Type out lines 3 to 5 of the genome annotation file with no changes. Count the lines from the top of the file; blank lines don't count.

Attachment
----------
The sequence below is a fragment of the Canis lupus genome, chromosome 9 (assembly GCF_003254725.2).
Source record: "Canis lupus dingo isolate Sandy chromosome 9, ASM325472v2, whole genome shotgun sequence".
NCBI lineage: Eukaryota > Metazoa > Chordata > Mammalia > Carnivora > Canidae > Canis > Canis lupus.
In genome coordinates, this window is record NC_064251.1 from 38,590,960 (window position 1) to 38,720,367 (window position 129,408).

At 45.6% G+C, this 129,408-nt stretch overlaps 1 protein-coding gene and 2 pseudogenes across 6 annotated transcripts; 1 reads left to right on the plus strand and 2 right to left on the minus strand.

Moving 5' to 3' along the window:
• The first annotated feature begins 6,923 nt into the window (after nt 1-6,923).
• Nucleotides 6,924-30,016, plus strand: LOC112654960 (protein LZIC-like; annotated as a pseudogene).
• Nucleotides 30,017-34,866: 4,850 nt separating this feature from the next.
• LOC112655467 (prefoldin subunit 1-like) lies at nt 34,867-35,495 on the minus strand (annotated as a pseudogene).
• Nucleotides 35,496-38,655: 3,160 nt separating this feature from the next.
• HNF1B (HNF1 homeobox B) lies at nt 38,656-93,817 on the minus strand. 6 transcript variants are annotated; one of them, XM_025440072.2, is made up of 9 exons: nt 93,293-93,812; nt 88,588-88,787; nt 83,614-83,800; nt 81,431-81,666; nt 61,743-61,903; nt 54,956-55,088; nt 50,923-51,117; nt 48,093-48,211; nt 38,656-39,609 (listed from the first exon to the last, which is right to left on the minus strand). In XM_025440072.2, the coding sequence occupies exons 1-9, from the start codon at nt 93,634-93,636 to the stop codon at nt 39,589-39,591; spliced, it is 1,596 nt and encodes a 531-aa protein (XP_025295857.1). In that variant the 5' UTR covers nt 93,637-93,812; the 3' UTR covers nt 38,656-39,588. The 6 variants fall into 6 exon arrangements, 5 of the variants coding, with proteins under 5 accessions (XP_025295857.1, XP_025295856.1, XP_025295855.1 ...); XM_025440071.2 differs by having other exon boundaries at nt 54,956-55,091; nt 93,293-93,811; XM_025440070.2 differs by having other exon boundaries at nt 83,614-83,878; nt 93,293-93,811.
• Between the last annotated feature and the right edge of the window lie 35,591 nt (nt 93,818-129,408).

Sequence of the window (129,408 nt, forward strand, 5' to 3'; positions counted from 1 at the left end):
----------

NCBI lineage: Eukaryota > Metazoa > Chordata > Mammalia > Carnivora > Canidae > Canis > Canis lupus.
In genome coordinates, this window is record NC_064251.1 from 38,590,960 (window position 1) to 38,720,367 (window position 129,408).

At 45.6% G+C, this 129,408-nt stretch overlaps 1 protein-coding gene and 2 pseudogenes across 6 annotated transcripts; 1 reads left to right on the plus strand and 2 right to left on the minus strand.